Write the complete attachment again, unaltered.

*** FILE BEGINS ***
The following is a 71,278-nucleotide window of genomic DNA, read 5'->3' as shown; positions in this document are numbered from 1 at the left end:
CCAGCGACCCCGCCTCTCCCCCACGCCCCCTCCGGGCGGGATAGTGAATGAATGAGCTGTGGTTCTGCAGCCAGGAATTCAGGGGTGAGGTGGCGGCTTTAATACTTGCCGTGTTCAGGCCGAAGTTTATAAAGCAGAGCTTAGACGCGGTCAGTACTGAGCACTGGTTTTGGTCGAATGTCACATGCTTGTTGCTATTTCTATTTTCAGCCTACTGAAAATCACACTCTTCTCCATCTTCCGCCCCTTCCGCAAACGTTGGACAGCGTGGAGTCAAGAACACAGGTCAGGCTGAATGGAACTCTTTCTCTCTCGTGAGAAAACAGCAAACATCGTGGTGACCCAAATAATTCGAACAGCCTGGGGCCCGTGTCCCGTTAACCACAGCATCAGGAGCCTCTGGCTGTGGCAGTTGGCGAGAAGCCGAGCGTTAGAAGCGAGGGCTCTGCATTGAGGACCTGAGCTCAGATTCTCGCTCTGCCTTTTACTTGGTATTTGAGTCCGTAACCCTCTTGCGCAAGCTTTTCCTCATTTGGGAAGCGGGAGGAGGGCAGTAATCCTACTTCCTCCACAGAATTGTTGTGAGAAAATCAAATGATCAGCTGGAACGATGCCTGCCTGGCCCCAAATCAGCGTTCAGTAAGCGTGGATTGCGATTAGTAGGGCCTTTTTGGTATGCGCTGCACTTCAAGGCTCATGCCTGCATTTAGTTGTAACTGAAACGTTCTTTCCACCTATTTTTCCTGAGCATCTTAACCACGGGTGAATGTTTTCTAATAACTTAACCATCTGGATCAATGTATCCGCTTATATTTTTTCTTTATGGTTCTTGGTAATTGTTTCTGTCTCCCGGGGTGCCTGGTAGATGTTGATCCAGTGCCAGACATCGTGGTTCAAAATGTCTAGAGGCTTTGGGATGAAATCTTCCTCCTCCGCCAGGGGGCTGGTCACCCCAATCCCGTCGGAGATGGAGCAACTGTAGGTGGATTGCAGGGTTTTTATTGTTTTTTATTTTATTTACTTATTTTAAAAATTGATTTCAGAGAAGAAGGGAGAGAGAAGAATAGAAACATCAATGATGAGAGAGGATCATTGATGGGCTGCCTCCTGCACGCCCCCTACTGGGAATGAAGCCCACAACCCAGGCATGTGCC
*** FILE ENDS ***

The following is a 71,278-nucleotide window of genomic DNA, read 5'->3' as shown; positions in this document are numbered from 1 at the left end:
CCAGCGACCCCGCCTCTCCCCCACGCCCCCTCCGGGCGGGATAGTGAATGAATGAGCTGTGGTTCTGCAGCCAGGAATTCAGGGGTGAGGTGGCGGCTTTAATACTTGCCGTGTTCAGGCCGAAGTTTATAAAGCAGAGCTTAGACGCGGTCAGTACTGAGCACTGGTTTTGGTCGAATGTCACATGCTTGTTGCTATTTCTATTTTCAGCCTACTGAAAATCACACTCTTCTCCATCTTCCGCCCCTTCCGCAAACGTTGGACAGCGTGGAGTCAAGAACACAGGTCAGGCTGAATGGAACTCTTTCTCTCTCGTGAGAAAACAGCAAACATCGTGGTGACCCAAATAATTCGAACAGCCTGGGGCCCGTGTCCCGTTAACCACAGCATCAGGAGCCTCTGGCTGTGGCAGTTGGCGAGAAGCCGAGCGTTAGAAGCGAGGGCTCTGCATTGAGGACCTGAGCTCAGATTCTCGCTCTGCCTTTTACTTGGTATTTGAGTCCGTAACCCTCTTGCGCAAGCTTTTCCTCATTTGGGAAGCGGGAGGAGGGCAGTAATCCTACTTCCTCCACAGAATTGTTGTGAGAAAATCAAATGATCAGCTGGAACGATGCCTGCCTGGCCCCAAATCAGCGTTCAGTAAGCGTGGATTGCGATTAGTAGGGCCTTTTTGGTATGCGCTGCACTTCAAGGCTCATGCCTGCATTTAGTTGTAACTGAAACGTTCTTTCCACCTATTTTTCCTGAGCATCTTAACCACGGGTGAATGTTTTCTAATAACTTAACCATCTGGATCAATGTATCCGCTTATATTTTTTCTTTATGGTTCTTGGTAATTGTTTCTGTCTCCCGGGGTGCCTGGTAGATGTTGATCCAGTGCCAGACATCGTGGTTCAAAATGTCTAGAGGCTTTGGGATGAAATCTTCCTCCTCCGCCAGGGGGCTGGTCACCCCAATCCCGTCGGAGATGGAGCAACTGTAGGTGGATTGCAGGGTTTTTATTGTTTTTTATTTTATTTACTTATTTTAAAAATTGATTTCAGAGAAGAAGGGAGAGAGAAGAATAGAAACATCAATGATGAGAGAGGATCATTGATGGGCTGCCTCCTGCACGCCCCCTACTGGGAATGAAGCCCACAACCCAGGCATGTGCC